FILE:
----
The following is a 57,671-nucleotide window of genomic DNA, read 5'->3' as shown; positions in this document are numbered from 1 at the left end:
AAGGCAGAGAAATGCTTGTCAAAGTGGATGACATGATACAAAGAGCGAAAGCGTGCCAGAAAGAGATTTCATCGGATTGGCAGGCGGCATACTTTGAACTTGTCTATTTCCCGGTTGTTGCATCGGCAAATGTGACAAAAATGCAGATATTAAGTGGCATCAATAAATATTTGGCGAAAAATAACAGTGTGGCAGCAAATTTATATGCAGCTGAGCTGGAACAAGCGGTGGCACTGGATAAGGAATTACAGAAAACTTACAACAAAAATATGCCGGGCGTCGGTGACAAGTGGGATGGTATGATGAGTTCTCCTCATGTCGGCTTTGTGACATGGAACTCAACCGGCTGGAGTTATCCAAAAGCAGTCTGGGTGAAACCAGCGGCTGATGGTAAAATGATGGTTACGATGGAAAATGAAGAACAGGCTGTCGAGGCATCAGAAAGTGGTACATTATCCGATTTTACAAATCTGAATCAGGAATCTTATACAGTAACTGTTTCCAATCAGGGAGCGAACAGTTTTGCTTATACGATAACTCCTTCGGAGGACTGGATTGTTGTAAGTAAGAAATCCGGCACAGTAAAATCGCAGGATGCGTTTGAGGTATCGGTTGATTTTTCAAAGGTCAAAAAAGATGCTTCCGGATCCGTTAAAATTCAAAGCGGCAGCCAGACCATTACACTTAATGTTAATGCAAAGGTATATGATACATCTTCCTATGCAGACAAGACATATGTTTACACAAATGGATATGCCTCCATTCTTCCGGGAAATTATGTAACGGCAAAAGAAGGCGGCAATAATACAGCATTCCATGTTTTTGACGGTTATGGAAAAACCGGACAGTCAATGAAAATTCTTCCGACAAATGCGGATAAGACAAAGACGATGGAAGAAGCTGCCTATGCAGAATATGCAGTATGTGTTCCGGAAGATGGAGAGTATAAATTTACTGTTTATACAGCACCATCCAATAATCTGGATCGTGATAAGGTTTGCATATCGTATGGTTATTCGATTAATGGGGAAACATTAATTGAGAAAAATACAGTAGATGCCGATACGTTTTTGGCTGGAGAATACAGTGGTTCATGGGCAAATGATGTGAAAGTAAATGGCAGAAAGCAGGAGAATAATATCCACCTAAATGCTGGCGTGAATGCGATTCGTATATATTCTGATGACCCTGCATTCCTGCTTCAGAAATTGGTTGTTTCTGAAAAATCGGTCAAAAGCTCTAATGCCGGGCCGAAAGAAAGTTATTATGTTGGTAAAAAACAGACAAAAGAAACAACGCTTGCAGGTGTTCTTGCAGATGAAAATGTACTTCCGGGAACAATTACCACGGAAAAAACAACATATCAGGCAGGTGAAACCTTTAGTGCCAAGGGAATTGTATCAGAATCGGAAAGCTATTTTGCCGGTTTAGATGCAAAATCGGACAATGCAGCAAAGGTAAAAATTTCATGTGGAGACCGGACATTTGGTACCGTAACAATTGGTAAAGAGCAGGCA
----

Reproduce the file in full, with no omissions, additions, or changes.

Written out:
The following is a 57,671-nucleotide window of genomic DNA, read 5'->3' as shown; positions in this document are numbered from 1 at the left end:
AAGGCAGAGAAATGCTTGTCAAAGTGGATGACATGATACAAAGAGCGAAAGCGTGCCAGAAAGAGATTTCATCGGATTGGCAGGCGGCATACTTTGAACTTGTCTATTTCCCGGTTGTTGCATCGGCAAATGTGACAAAAATGCAGATATTAAGTGGCATCAATAAATATTTGGCGAAAAATAACAGTGTGGCAGCAAATTTATATGCAGCTGAGCTGGAACAAGCGGTGGCACTGGATAAGGAATTACAGAAAACTTACAACAAAAATATGCCGGGCGTCGGTGACAAGTGGGATGGTATGATGAGTTCTCCTCATGTCGGCTTTGTGACATGGAACTCAACCGGCTGGAGTTATCCAAAAGCAGTCTGGGTGAAACCAGCGGCTGATGGTAAAATGATGGTTACGATGGAAAATGAAGAACAGGCTGTCGAGGCATCAGAAAGTGGTACATTATCCGATTTTACAAATCTGAATCAGGAATCTTATACAGTAACTGTTTCCAATCAGGGAGCGAACAGTTTTGCTTATACGATAACTCCTTCGGAGGACTGGATTGTTGTAAGTAAGAAATCCGGCACAGTAAAATCGCAGGATGCGTTTGAGGTATCGGTTGATTTTTCAAAGGTCAAAAAAGATGCTTCCGGATCCGTTAAAATTCAAAGCGGCAGCCAGACCATTACACTTAATGTTAATGCAAAGGTATATGATACATCTTCCTATGCAGACAAGACATATGTTTACACAAATGGATATGCCTCCATTCTTCCGGGAAATTATGTAACGGCAAAAGAAGGCGGCAATAATACAGCATTCCATGTTTTTGACGGTTATGGAAAAACCGGACAGTCAATGAAAATTCTTCCGACAAATGCGGATAAGACAAAGACGATGGAAGAAGCTGCCTATGCAGAATATGCAGTATGTGTTCCGGAAGATGGAGAGTATAAATTTACTGTTTATACAGCACCATCCAATAATCTGGATCGTGATAAGGTTTGCATATCGTATGGTTATTCGATTAATGGGGAAACATTAATTGAGAAAAATACAGTAGATGCCGATACGTTTTTGGCTGGAGAATACAGTGGTTCATGGGCAAATGATGTGAAAGTAAATGGCAGAAAGCAGGAGAATAATATCCACCTAAATGCTGGCGTGAATGCGATTCGTATATATTCTGATGACCCTGCATTCCTGCTTCAGAAATTGGTTGTTTCTGAAAAATCGGTCAAAAGCTCTAATGCCGGGCCGAAAGAAAGTTATTATGTTGGTAAAAAACAGACAAAAGAAACAACGCTTGCAGGTGTTCTTGCAGATGAAAATGTACTTCCGGGAACAATTACCACGGAAAAAACAACATATCAGGCAGGTGAAACCTTTAGTGCCAAGGGAATTGTATCAGAATCGGAAAGCTATTTTGCCGGTTTAGATGCAAAATCGGACAATGCAGCAAAGGTAAAAATTTCATGTGGAGACCGGACATTTGGTACCGTAACAATTGGTAAAGAGCAGGCA